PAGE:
If you haven’t been fermenting anything in your kitchen, now is the time. Fermented foods are not only good for your health, they’re fun. And the options are practically endless—from breads to brews to funky vegetables, there are plenty of fermentation projects both big and small. If you’ve been dreaming of taking a dive into the world of fermentation, there’s no better time than the new year, so I’ve rounded up 10 fun things to get going in your kitchen in the upcoming 12 months.
2015 was the year that I started a sourdough starter, and I’ll never look back. Making your own bread with a natural starter is a glorious process, and one that’s entirely dependent on the wild yeasts already in your kitchen. Not only do breads made with natural starter taste better, they’re even better for you. The fermentation process helps to break down gluten and make it easier for the body to digest, which is why some people who have a sensitivity to gluten can tolerate sourdough bread. Not only that, but thanks to the natural yeast, sourdough bread comes with an extra dose of B-vitamins. Looking to start your own sourdough starter? Here are a few resources that I refer to regularly:
Book: Wild Fermentation: The Flavor, Nutrition and Craft of Live-Culture Foods by Sandor Elliz Katz
Book: Do Sourdough: Slow Bread for Busy Lives by Andrew Whitley
I personally have never been a fan of traditional American pancakes. They’re too fluffy and flavorless for me (which is maybe why you have to douse them in maple syrup for them to taste like anything). Sourdough pancakes, however, are another story entirely. You make them with the same starter that you use for your bread, and if you just remember to prep the batter the night before you’ll be one your way to flavorful pancakes the next morning.
Honey is an amazing product. Pots of it have been found—still intact—in Egyptian tombs. It has been used as food, as medicine and as a beauty product. It can also be used to harvest wild yeast, like with the simple kitchen project of honey garlic. It’s as simple as putting raw honey (preferably local) and fresh, peeled garlic cloves together in a jar and letting them do their thing. Once the fermentation has started you can eat the garlic cloves, or use in cooking. The honey can work great as a salad dressing or used in other sauces. Some people swear by cloves of honey garlic to soothe a sore throat. Check out this recipe as a guide.
Some people get intimidated by fermentation projects because they feel that they don’t have the right equipment. But remember this: humans have been fermenting things for centuries, far before they had access to specialty kitchen stores. Which means that for most fermentation projects, you don’t need a long list of special gadgets. For example, if you have a mason jar and cabbage, you can make sauerkraut. This is an easy way to make a small batch of the fermented cabbage dish, a perfect introduction to fermentation.
Pickled onions are an excellent addition to sandwiches or atop a salad, and they’re another great introductory fermentation project. Most pickled onions are actually made with the “quick pickle” process—a method of making a brine with vinegar and sugar. While tasty, you won’t get the same probiotic benefits as with a lacto fermentation. This requires onions, water, salt and a little time, but once you have waited for them to reach their desired taste, you’ll be well rewarded.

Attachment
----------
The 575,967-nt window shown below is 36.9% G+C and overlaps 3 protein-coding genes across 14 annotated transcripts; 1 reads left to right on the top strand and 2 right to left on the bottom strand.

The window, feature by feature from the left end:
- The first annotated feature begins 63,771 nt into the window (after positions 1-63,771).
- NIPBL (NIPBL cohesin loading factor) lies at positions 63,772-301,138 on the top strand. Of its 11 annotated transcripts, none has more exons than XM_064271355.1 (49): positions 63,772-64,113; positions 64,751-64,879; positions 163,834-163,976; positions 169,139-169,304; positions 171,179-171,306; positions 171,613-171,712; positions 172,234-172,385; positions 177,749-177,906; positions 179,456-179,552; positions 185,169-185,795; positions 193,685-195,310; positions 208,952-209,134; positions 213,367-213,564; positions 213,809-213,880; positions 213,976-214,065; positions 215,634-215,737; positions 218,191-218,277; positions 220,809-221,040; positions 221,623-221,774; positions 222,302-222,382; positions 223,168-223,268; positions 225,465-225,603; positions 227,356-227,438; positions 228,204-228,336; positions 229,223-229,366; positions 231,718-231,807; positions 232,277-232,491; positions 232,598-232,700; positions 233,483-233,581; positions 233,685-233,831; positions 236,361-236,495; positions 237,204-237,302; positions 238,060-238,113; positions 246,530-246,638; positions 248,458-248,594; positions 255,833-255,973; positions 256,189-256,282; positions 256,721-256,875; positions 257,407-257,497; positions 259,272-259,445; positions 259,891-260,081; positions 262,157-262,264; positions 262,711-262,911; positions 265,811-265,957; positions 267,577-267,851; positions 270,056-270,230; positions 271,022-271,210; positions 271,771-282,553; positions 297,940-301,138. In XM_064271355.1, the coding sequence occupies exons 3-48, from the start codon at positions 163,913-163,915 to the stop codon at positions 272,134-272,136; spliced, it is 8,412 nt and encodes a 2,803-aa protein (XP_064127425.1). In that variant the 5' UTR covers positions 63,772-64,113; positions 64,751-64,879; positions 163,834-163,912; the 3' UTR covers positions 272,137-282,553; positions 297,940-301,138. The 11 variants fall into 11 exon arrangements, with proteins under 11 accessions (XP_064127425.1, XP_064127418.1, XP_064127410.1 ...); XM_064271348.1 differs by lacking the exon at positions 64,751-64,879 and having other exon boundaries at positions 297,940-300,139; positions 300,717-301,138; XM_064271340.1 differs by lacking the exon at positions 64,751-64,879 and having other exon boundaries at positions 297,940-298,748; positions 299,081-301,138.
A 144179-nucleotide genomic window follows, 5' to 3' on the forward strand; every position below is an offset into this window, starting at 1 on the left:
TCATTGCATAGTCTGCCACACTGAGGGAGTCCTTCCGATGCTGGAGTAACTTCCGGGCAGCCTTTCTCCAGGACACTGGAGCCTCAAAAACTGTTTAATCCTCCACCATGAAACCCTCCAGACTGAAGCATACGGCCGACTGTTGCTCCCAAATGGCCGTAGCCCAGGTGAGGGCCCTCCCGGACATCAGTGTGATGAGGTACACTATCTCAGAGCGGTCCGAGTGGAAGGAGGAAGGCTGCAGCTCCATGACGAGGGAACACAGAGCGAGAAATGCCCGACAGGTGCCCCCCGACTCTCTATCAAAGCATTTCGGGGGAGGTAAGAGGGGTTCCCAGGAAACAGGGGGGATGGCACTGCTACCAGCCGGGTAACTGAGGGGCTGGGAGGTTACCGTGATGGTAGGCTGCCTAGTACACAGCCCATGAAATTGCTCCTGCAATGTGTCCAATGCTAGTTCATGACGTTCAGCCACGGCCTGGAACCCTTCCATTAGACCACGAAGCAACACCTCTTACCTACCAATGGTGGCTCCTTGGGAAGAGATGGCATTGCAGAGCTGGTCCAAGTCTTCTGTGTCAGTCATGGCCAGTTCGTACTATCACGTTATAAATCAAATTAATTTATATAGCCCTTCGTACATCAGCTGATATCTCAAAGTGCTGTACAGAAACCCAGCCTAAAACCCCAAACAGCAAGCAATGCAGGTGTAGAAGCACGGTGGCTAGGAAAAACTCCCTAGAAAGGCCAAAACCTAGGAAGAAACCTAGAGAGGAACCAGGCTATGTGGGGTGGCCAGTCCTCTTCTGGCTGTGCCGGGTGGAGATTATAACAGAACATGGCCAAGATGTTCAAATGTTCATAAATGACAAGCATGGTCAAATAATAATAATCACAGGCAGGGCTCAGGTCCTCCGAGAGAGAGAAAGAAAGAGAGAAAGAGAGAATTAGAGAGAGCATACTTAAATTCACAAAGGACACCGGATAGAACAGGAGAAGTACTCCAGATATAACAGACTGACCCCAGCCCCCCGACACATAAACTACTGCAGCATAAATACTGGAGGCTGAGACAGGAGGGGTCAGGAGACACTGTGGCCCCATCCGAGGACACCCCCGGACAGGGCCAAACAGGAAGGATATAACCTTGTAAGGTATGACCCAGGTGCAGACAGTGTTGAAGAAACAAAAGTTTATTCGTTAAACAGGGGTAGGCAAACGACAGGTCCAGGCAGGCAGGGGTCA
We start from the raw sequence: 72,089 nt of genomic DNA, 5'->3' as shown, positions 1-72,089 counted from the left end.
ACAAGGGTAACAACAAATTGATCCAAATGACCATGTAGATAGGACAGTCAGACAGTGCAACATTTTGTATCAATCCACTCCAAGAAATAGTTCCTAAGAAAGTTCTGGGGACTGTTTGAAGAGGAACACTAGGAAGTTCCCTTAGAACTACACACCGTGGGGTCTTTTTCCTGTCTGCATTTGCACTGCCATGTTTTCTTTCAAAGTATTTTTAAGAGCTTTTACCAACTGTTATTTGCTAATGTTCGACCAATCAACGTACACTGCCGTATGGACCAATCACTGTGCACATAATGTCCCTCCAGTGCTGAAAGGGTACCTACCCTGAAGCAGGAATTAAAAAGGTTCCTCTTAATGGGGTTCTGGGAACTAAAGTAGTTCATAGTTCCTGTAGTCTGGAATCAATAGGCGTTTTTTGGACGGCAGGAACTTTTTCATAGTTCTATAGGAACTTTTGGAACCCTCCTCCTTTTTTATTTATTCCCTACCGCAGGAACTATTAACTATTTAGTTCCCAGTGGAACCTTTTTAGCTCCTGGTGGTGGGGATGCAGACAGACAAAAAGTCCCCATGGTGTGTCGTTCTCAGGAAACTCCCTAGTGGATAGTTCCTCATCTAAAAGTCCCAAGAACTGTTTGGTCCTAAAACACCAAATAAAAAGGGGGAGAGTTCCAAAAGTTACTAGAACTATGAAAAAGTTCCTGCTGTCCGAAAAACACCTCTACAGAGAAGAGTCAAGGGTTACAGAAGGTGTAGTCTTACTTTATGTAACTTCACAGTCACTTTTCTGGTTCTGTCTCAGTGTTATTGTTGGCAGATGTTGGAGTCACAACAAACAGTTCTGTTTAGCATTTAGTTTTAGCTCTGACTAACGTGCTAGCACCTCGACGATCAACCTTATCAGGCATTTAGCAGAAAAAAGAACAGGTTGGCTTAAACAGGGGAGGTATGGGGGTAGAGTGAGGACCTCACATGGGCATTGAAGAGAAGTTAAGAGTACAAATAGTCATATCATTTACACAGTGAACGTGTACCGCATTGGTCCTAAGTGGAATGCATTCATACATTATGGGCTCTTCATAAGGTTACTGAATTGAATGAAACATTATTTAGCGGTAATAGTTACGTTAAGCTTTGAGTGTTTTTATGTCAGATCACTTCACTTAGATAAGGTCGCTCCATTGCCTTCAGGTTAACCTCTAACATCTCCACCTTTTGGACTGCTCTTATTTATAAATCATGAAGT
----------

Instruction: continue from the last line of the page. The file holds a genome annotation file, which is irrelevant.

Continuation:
At a barbecue, on eggs or on tacos, a dash of tasty hot sauce can turn a good dish into an excellent dish. Good news: you can make your own hot sauce by fermenting chili peppers. Like with other fermented goods like pickles, you’ll find that the taste that you get from fermenting will be much more unique and complex than the hot sauce you find at the grocery store. Plus it makes for a perfect gift for your friends who love spicy food.
The favorite Indian condiment, chutney is like jam for savory dishes—and who doesn’t love putting jam on things? Chutney can be made with any number of fruits, like apples, pears,, or apricots. Even rhubarb can be fermented into a chutney. Recipes will differ, but in general, chutneys are made by combining fruit (fresh, and sometimes dried) and a sweetener and then letting them ferment for a short period of time, up to a few days. Nuts are often added for an extra textural and flavor element.
Ginger, water and sugar are combined together to make what’s called a “ginger bug.” This is basically a “starter” for naturally fermented drinks, among them the popular ginger beer. I made this regularly during last summer and it became an instant favorite. It’s very gingery and not overly sweet, perfect on its own or with a dash of bourbon for a killer whiskey ginger.
For anyone looking to avoid food waste, this fermentation project is for you. Let’s say you made an apple pie and are wondering what to do with the peels. Or you have a few overripe strawberries. Or you peeled a pineapple. You add them to a jar with a little sugar and water, wait for a couple of weeks, then you have homemade fruit vinegar. You’re basically upcycling your fruit scraps.
Say goodbye to the Heinz bottle. In the summer, gather up a bunch of fresh tomatoes to make tomato paste (or if it’s the off season, you can buy the canned stuff) and kick off your first batch of fermented ketchup.
Anna Brones is the author of The Culinary Cyclist and Fika: The Art of the Swedish Coffee Break and runs Foodie Underground, a site about real food for real people. Wherever she is in the world, she can often be found riding a bicycle in search of excellent coffee.
Photo by Damanhur Spiritual EcoCommunity CC BY-ND